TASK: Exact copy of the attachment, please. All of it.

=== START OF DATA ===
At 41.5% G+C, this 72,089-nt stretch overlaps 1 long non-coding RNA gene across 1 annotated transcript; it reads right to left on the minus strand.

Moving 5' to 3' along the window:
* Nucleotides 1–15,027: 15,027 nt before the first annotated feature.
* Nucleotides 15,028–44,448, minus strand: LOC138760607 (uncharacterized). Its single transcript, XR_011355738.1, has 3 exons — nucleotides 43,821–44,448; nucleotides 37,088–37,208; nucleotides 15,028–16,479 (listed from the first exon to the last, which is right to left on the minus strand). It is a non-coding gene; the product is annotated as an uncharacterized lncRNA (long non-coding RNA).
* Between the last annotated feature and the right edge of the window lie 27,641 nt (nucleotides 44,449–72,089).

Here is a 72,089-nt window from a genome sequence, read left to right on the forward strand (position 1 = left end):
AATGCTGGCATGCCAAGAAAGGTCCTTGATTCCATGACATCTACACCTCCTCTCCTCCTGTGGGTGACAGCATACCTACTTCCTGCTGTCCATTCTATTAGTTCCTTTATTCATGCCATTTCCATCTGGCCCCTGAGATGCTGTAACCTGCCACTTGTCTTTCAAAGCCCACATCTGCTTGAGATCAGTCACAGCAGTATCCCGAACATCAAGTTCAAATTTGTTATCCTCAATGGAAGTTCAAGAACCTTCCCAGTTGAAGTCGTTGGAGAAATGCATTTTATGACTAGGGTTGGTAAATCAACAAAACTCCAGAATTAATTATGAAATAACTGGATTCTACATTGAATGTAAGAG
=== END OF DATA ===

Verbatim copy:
At 41.5% G+C, this 72,089-nt stretch overlaps 1 long non-coding RNA gene across 1 annotated transcript; it reads right to left on the minus strand.

Moving 5' to 3' along the window:
* Nucleotides 1–15,027: 15,027 nt before the first annotated feature.
* Nucleotides 15,028–44,448, minus strand: LOC138760607 (uncharacterized). Its single transcript, XR_011355738.1, has 3 exons — nucleotides 43,821–44,448; nucleotides 37,088–37,208; nucleotides 15,028–16,479 (listed from the first exon to the last, which is right to left on the minus strand). It is a non-coding gene; the product is annotated as an uncharacterized lncRNA (long non-coding RNA).
* Between the last annotated feature and the right edge of the window lie 27,641 nt (nucleotides 44,449–72,089).

Here is a 72,089-nt window from a genome sequence, read left to right on the forward strand (position 1 = left end):
AATGCTGGCATGCCAAGAAAGGTCCTTGATTCCATGACATCTACACCTCCTCTCCTCCTGTGGGTGACAGCATACCTACTTCCTGCTGTCCATTCTATTAGTTCCTTTATTCATGCCATTTCCATCTGGCCCCTGAGATGCTGTAACCTGCCACTTGTCTTTCAAAGCCCACATCTGCTTGAGATCAGTCACAGCAGTATCCCGAACATCAAGTTCAAATTTGTTATCCTCAATGGAAGTTCAAGAACCTTCCCAGTTGAAGTCGTTGGAGAAATGCATTTTATGACTAGGGTTGGTAAATCAACAAAACTCCAGAATTAATTATGAAATAACTGGATTCTACATTGAATGTAAGAG